Nott

A Magazine for Alumni and Friends


FallNott Memorial 2016

The father of Union soccer

Howard Rosenkrantz ’57 (second row, second from right, beside Coach Franz Gleich) sits with the 1957 soccer team.
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gentleman named Franz Gleich coached Dutchmen soccer between 1948 and 1957. The German immigrant made a lasting, positive impact on many of his players. So much so that Dr. Howard Rosenkrantz ’57 led a recent effort to make sure his old coach’s contributions to the sport aren’t forgotten.


“Franz Gleich endowed the soccer programs at Union College,” said Rosenkrantz, a retired dentist in Marblehead, Mass., who received the Alumni Gold Medal in 1978. “I celebrated my 80th birthday back in December and I felt that if anything was ever going to be done to recognize Franz, it would have to be done by me.”

So he created a plaque in memory of Gleich, which was installed beside the soccer trophy case in Alumni Gym during Homecoming Weekend in October 2015.

Gleich and his wife, Elsie, immigrated to the United States after World War I, settling in Schenectady, where Gleich worked as a tool and die maker at GE. Having played on military all-star soccer teams in his homeland, Gleich was a player, then coach of the Schenectady Football Club. He remained a full-time GE employee while coaching at Union part-time.

“I think about Franz often. He and his wife did not have any children,” Rosenkrantz said. “He really saw his players, quite frankly, as his sons – and he treated us that way. They frequently invited us to their home for dinner, and we had many fulfilling visits enjoying their hospitality.”

“He stressed the meaning of fair play and he made sure his players were doing well in their academics; that was very important to him,” Rosenkrantz added. “He was also very concerned with our futures, what directions we were going from Union.”

Gleich, who initiated the soccer program at Union, brought his teams against the likes of Syracuse, Hamilton, Middlebury, the University of Rochester, Colgate and RPI.

“We played a fairly challenging schedule as a Division III team,” Rosenkrantz recalled. “We played a lot of the more competitive colleges.”

After Gleich left Union in 1957, the year Rosenkrantz graduated, the two stayed in touch. They became such good friends that Rosenkrantz organized a bon voyage party when Gleich and Elsie returned to Germany in 1963.

“They sailed from New York, where many of his former players attended an emotional send-off,” Rosenkrantz said. “I was able to contact the College to present Elsie and Franz with a set of dishes, beautifully decorated with various Union scenes.”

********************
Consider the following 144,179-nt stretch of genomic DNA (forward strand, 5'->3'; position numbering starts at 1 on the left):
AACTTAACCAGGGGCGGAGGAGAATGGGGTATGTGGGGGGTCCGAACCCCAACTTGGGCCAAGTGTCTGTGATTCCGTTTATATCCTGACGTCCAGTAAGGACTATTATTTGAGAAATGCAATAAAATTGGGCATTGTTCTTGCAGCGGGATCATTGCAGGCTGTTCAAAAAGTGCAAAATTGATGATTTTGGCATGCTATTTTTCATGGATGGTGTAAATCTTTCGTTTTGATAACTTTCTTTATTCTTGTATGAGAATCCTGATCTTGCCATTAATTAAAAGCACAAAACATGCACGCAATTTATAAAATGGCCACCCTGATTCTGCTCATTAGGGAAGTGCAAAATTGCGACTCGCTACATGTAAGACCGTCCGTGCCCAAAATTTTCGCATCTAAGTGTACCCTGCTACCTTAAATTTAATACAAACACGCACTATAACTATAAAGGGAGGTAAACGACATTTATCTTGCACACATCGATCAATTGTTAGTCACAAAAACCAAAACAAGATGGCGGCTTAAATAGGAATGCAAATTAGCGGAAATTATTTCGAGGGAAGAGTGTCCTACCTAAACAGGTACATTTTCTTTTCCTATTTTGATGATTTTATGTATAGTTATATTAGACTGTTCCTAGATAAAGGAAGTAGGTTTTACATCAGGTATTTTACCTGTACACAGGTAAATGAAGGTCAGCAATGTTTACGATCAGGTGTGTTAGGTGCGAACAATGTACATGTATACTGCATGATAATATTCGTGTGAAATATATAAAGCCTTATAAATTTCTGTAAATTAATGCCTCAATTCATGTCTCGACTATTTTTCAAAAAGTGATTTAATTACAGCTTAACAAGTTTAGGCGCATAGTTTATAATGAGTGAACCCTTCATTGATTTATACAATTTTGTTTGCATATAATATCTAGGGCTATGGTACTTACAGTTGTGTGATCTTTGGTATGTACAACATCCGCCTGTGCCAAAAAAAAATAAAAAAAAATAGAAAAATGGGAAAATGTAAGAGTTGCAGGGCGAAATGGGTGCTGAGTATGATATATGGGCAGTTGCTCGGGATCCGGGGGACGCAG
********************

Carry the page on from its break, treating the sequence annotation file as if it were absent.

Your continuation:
The Atlantic Ocean presented no obstacle, however, and Rosenkrantz and Gleich remained close.

Starting in 1966, Gleich and Elsie would winter in Miami, where Rosenkrantz’s parents also lived.

“For 23 years, we all got together in Miami. With my wife and my children, we would go down to spend the day with them,” said Rosenkrantz, whose daughter, Amy, is a member of the Class of 1986. “I have many pictures of us all together.”

In 1988, in honor of what he considered the high point of his life – coaching at Union – Gleich began exploring the option of funding scholarships for soccer players.

“Unfortunately, Division III rules would not allow that and it was decided that instead he would endow the sport,” said Rosenkrantz, who helped Gleich set up the Franz Gleich Endowed Fund for Soccer. Officially established in 1990, it supports both men’s and women’s programs.

That same year, Bob Magee, then coach of the men’s team, took his squad to Germany for the pre-season. Rosenkrantz arranged games near Gleich’s home outside Stuttgart. During the visit, Magee and Gleich talked about the early years of soccer at Union. The players had the opportunity to get to know Gleich, and loved him.

Gleich died in 1991.

“Franz, he would always say to me, ‘We are us,’” said Rosenkrantz, whose grandson, Joshua Price, is a member of the Class of 2018. “I never fully understood what that meant, but we just had this close relationship. Sometimes I thought of him as a second father.”

“With this plaque, I just hope that soccer players might venture up and look into that case and know that this humble man, Franz Gleich, endowed their sport at Union in perpetuity.”




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